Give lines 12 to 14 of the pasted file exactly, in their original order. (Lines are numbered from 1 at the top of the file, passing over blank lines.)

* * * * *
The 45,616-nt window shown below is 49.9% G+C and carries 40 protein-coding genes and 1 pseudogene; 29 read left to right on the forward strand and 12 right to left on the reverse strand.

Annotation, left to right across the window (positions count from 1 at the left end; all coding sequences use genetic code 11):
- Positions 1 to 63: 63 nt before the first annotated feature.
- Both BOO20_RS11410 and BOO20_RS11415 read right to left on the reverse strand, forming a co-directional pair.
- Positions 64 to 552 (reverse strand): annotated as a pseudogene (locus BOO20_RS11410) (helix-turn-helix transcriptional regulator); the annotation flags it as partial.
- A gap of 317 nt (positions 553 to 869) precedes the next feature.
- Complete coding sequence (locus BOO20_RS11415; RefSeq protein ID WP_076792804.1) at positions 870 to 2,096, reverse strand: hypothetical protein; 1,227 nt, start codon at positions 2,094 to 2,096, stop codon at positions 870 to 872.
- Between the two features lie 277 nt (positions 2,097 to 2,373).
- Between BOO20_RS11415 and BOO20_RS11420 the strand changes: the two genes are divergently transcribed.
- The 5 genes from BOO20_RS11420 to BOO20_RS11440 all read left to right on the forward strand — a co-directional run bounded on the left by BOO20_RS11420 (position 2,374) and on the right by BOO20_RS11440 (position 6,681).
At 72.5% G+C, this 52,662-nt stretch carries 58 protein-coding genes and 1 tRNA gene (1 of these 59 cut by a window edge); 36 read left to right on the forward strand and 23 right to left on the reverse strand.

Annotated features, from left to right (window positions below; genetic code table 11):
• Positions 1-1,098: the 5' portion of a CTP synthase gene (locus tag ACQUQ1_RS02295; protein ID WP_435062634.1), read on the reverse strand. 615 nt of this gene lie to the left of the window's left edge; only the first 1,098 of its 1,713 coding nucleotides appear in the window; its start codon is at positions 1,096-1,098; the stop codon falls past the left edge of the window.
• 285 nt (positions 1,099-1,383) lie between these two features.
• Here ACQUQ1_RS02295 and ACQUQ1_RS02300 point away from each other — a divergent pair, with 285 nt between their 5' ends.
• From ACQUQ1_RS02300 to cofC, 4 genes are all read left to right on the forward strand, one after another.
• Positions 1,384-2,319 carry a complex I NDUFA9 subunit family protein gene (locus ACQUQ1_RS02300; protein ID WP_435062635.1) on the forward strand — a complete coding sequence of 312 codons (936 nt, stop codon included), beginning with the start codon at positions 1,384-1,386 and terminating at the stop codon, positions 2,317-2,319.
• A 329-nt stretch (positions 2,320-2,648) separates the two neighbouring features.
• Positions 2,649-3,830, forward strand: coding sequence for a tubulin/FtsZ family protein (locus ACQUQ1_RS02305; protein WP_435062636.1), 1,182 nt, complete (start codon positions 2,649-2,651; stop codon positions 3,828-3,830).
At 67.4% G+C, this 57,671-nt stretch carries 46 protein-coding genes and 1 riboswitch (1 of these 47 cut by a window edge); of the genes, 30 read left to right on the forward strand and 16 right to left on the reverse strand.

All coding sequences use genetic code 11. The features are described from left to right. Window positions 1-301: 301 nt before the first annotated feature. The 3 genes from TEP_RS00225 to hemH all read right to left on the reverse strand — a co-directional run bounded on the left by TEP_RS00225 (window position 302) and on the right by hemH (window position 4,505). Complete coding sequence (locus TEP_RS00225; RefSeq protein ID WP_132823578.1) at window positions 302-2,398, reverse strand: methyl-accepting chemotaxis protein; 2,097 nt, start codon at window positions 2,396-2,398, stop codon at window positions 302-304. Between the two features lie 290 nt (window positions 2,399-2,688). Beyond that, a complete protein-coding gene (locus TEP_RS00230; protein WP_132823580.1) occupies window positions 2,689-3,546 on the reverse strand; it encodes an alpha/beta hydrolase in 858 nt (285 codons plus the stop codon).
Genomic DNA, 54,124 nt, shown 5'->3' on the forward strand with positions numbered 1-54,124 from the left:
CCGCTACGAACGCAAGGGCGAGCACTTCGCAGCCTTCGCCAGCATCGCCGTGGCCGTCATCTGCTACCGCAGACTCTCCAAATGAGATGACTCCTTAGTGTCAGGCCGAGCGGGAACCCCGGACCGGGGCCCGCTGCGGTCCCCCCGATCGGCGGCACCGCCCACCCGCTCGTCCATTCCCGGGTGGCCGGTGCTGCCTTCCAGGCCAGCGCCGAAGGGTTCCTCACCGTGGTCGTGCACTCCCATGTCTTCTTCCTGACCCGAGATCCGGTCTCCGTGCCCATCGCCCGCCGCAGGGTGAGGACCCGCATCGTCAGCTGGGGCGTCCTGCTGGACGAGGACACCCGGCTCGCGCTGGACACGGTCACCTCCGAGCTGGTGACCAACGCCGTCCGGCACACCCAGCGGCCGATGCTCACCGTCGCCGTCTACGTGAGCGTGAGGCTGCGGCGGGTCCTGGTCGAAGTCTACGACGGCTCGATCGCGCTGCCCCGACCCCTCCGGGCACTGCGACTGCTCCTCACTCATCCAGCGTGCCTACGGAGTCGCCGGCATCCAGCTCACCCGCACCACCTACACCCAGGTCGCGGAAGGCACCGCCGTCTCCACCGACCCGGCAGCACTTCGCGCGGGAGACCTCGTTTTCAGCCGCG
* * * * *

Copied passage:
Annotated features, from left to right (window positions below; genetic code table 11):
• Positions 1-1,098: the 5' portion of a CTP synthase gene (locus tag ACQUQ1_RS02295; protein ID WP_435062634.1), read on the reverse strand. 615 nt of this gene lie to the left of the window's left edge; only the first 1,098 of its 1,713 coding nucleotides appear in the window; its start codon is at positions 1,096-1,098; the stop codon falls past the left edge of the window.
• 285 nt (positions 1,099-1,383) lie between these two features.